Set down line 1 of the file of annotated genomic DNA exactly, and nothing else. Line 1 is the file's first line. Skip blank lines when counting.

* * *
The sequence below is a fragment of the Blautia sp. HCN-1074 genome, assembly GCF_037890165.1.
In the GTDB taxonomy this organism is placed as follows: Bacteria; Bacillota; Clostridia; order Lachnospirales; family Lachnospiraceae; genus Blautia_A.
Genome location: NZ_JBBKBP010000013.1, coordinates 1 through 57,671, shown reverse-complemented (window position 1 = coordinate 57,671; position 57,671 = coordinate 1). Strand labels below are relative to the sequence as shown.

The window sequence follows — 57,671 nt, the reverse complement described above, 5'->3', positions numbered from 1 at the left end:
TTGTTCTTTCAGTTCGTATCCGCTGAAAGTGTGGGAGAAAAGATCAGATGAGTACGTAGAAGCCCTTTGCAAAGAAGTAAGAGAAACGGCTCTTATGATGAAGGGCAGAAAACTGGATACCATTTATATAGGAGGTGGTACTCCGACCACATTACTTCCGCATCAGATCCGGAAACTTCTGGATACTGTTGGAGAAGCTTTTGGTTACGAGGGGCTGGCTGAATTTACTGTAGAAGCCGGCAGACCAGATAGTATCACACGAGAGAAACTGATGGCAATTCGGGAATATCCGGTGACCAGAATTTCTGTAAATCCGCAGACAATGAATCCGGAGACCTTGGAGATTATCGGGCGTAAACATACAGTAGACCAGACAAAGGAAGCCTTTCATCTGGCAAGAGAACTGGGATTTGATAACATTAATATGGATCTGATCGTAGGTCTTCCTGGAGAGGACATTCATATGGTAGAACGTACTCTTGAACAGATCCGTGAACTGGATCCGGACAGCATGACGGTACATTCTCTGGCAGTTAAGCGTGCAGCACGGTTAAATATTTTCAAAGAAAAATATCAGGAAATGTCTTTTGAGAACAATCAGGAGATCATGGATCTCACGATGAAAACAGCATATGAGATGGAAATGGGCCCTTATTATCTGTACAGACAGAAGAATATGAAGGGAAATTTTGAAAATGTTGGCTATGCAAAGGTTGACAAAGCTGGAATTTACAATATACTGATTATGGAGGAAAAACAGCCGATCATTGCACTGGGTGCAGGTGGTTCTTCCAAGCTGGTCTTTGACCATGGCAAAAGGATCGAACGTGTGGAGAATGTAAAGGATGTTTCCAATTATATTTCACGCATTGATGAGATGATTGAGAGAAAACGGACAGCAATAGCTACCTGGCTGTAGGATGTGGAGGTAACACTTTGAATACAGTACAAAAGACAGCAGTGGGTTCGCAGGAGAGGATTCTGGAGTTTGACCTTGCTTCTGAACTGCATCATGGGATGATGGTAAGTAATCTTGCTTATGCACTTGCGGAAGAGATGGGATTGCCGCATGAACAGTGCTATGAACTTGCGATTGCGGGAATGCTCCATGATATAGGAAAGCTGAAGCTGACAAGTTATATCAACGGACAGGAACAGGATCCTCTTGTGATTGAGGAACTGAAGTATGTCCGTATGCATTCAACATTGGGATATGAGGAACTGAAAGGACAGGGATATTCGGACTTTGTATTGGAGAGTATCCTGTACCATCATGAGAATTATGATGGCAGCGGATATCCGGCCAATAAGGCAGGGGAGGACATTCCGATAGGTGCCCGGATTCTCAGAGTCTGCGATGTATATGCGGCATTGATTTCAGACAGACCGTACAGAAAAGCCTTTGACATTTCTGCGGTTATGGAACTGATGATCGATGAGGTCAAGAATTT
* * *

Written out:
The sequence below is a fragment of the Blautia sp. HCN-1074 genome, assembly GCF_037890165.1.